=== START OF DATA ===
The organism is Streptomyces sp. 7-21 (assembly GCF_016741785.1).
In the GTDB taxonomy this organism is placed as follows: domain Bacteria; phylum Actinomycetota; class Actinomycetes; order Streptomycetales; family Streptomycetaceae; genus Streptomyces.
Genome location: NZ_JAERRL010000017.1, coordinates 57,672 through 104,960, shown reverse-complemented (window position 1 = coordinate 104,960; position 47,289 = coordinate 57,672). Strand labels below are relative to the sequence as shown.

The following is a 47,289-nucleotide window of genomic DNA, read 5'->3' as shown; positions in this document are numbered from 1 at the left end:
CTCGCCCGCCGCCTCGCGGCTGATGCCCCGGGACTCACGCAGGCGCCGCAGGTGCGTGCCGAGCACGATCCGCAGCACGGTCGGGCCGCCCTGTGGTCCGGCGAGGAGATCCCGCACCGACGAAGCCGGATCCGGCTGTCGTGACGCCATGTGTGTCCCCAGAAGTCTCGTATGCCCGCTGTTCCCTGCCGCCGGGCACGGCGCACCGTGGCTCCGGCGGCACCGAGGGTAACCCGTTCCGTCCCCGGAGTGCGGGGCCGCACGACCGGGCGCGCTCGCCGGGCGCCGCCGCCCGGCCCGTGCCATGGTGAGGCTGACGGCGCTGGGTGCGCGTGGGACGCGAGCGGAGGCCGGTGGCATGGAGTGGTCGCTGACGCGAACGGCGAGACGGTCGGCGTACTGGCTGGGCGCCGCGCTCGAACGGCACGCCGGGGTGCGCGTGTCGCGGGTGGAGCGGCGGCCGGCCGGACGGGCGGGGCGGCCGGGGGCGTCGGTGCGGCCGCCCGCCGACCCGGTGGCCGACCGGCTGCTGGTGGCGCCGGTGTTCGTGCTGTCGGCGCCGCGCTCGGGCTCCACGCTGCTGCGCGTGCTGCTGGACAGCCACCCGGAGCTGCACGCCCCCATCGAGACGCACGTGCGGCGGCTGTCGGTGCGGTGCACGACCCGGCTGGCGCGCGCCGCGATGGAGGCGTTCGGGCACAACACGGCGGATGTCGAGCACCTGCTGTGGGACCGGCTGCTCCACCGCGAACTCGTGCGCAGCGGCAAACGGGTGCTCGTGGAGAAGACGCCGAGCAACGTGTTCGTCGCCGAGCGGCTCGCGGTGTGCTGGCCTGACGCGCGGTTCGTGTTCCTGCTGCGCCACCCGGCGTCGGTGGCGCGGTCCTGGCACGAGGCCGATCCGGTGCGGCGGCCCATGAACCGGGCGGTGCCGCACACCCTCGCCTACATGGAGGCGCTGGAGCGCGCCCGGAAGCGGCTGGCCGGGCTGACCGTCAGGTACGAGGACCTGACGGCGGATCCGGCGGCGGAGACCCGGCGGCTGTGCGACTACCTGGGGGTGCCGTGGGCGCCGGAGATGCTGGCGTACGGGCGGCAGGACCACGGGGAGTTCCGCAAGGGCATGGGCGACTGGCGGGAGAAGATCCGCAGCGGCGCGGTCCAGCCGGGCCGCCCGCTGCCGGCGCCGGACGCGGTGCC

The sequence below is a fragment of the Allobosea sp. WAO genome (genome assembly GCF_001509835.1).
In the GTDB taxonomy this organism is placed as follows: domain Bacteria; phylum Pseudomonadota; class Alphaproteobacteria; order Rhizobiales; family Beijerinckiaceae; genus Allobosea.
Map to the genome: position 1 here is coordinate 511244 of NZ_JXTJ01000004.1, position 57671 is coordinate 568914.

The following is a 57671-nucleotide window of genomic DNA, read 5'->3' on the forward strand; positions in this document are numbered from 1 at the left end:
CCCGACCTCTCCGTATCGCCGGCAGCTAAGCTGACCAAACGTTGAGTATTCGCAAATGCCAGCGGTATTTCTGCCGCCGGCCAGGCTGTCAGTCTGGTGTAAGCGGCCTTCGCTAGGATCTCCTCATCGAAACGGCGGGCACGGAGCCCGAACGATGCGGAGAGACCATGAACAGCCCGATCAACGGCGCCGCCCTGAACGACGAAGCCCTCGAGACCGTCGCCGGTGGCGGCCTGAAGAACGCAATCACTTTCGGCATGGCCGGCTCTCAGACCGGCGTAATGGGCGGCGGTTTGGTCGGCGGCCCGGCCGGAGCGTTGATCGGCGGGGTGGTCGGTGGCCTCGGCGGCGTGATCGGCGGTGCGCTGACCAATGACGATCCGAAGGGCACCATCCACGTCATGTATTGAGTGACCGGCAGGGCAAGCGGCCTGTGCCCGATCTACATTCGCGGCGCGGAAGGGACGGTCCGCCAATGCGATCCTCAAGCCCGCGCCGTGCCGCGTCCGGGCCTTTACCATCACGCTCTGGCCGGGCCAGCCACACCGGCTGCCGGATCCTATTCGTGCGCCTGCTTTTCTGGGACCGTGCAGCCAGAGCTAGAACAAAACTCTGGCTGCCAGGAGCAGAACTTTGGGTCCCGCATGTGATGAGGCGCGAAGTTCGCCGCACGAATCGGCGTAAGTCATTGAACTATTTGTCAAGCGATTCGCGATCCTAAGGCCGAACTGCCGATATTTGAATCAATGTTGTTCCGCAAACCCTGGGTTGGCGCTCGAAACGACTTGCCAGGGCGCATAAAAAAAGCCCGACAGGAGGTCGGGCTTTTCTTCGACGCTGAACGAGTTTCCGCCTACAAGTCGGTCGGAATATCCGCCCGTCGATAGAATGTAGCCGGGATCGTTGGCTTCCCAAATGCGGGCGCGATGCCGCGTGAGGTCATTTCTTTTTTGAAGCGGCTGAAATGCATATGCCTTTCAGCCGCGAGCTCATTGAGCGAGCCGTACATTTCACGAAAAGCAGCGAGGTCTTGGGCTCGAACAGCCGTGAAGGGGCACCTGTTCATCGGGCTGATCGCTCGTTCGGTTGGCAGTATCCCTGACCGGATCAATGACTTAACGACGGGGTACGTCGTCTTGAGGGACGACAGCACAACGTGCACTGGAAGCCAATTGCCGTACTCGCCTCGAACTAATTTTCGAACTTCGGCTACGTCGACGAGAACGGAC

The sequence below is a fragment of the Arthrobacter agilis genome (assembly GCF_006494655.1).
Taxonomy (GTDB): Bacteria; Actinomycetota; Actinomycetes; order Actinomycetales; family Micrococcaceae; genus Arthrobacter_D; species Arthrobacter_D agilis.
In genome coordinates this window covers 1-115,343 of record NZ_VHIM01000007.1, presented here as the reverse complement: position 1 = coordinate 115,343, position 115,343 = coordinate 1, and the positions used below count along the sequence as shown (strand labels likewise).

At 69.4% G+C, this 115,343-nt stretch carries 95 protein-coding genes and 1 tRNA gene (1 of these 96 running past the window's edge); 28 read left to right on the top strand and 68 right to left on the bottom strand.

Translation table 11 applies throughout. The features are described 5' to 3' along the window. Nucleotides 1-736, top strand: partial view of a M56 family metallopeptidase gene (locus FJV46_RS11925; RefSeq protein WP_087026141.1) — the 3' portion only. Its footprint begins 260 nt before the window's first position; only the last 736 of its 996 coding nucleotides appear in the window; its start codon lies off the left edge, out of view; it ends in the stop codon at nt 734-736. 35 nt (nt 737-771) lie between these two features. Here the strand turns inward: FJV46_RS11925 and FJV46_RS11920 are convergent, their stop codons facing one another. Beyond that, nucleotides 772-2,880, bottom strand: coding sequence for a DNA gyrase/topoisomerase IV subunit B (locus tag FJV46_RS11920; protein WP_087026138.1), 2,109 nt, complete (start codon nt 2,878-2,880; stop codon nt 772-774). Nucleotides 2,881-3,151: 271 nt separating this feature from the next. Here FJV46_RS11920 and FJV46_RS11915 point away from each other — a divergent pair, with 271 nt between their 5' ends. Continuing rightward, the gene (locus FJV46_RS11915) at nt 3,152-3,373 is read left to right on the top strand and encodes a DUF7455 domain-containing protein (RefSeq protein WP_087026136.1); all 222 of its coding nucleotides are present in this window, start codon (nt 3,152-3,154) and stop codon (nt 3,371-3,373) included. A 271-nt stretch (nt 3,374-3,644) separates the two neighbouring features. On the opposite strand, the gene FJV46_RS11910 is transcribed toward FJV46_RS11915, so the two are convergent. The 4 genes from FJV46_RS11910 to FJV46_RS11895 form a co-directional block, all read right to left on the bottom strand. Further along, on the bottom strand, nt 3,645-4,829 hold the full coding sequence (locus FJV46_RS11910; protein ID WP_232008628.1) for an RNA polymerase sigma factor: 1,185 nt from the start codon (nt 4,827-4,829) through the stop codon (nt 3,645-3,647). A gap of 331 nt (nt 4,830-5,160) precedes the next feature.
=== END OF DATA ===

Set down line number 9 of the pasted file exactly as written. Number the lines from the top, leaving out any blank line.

The following is a 57671-nucleotide window of genomic DNA, read 5'->3' on the forward strand; positions in this document are numbered from 1 at the left end: